Published by RGS

Price:£14.99€19.49US$20.24
Item 196191    
South Georgia Solitary Leopard Seal C. Gilbert British Antarctic Survey Postcard

Larger Colour Postcard, Animal, Solitary Leopard Seal on Ice at South Georgia. Photographed by BAS Photographer Chris Gilbert. British Antarctic Survey. Natural Environment Research Council. South Georgia, British overseas territory in the southern Atlantic Ocean.
Published by Labute Limited NERC-BAS

Price:£9.99€12.99US$13.49
Item 194619    
British Antarctic Expedition 1912 Postcard - Roald Amundsen's Tent at South Pole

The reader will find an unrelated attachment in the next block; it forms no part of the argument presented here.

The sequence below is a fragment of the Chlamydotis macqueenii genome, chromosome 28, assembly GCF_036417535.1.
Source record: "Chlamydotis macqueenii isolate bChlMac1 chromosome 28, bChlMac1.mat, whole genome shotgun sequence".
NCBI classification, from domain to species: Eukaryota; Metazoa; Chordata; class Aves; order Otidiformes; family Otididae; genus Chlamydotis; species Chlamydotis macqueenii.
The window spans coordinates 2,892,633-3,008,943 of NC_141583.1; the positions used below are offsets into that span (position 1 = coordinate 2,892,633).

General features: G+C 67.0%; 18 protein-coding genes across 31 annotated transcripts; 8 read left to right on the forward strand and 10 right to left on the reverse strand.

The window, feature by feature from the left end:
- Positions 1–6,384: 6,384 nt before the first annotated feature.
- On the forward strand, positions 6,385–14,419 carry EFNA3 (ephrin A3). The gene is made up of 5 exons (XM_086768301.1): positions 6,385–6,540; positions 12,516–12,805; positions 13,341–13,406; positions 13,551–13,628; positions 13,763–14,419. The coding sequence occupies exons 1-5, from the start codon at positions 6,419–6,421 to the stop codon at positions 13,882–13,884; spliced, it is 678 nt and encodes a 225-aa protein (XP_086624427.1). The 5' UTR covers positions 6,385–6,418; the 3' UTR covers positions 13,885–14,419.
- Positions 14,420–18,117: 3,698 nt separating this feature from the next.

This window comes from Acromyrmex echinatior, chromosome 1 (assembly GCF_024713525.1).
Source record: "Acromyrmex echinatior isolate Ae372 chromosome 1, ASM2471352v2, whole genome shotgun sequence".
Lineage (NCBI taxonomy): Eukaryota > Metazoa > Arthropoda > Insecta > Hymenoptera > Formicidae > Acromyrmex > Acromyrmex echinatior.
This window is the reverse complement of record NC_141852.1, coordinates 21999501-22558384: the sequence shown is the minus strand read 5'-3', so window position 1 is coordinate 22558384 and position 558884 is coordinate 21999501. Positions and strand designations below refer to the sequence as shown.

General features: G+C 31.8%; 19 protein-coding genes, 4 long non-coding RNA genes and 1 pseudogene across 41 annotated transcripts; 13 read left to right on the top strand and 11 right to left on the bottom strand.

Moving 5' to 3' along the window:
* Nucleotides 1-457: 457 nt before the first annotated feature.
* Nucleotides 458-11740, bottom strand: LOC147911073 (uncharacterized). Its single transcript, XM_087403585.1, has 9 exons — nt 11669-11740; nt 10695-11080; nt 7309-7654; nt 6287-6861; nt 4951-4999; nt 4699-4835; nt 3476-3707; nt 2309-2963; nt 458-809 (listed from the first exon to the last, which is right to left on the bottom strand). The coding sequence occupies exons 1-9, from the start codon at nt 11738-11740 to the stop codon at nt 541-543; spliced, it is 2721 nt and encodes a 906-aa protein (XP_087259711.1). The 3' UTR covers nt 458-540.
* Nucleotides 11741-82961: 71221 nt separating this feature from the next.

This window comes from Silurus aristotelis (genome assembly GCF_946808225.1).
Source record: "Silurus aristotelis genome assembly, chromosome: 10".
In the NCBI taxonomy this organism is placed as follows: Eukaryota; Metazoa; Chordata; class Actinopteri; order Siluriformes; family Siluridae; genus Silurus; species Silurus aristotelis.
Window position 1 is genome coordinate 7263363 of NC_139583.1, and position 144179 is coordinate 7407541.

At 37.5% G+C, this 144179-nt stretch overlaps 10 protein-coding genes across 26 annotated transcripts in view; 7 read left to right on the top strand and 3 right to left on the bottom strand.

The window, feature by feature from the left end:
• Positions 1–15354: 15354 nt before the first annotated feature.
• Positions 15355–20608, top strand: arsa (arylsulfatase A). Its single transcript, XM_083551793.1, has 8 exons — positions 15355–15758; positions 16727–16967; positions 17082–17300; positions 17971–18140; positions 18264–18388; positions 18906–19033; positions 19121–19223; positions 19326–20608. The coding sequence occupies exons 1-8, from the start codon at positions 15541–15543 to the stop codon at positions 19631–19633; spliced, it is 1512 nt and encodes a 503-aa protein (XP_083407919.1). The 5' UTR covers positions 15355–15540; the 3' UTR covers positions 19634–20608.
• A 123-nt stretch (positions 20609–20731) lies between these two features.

Modern Reproduced Oversized Picture Postcard. approx. 16.5cm x 12.2cm. Scott's British Antarctic Expedition 1910-1913, aboard "Terra Nova". / Scott's Party at the South Pole with Roald Amundsen's tent in the background, 18 January 1912, from left to right : Robert Falcon Scott, L.E.G. Oates, Edward Wilson, and Edgar Evans. Photograph by H.R. Bowers. Skies. The Quest for the South Port. During the early 20th century's "Heroic Age" of Antarctic exploration, 4 British expeditions set sights on reaching the South Pole. The British National Antarctic Expedition of 1901-1904, led by naval officer Robert Falcon Scott aboard the ship "Discovery", came within 857km (463 nautical miles) of the pole and laid the ground for future scientific research in Antarctica. Ernest Shackleton, who had been a member Scott's expedition, then organized and led the British Antarctic Expedition (1907-1909) in hopes of being first to the pole. Reaching Antarctica aboard the "Nimrod", this expedition came within 180km (97 nautical miles) of its goal before turning back due to harsh weather, poor rations, and physical weakness. Nevertheless, expedition members were the first to reach the polar plateau, first to ascent Mount Erebus, and first to reach the South Magnetic Pole. (Shackleton's "Furthest South" record would stand until the Norwegian explorer Roald Amundsen reached Geographic South Pole in December 1911). In 1910 Scott embarked on a second expedition, aboard the "Terra Nova". Using Shackleton's route across the plateau, this expedition aimed to reach the South Pole and undertake further scientific research and exploration. The expedition accomplished its scientific goals and mapped Victoria Land and the Western Mountains. But when Scott and a small team reached the South Pole, they discovered that Amundsen had beaten them there by one month. Tragically, they all died on the return journey. Shackleton's next effort, the Imperial Trans-Antarctic Expedition of 1914-1917 aboard the "Endurance", set out to be the first to cross Antarctica. But the Endurance was destroyed by ice, and the 28 men endured 22 months in the Antarctic, isolated with poor food supplies at temperature below -37C (-35F). Eventually, Shackleton and a crew of 6 went for help in a small whaleboat, the "James Caird". Crossing 800 nautical miles of the treacherous Southern Ocean, Shackleton completed one of history's most remarkable voyages, returning within months to rescue his stranded crew. The Quest for the South Pole celebrates the achievement of all 4 expeditions through dramatic photographs taken by, among others, the distinguished photographers Herbert Ponting and Frank Hurley. These images reflect the bravery and determination of the expeditionary teams and capture a sense of the Antarctic's majestic natural beauty.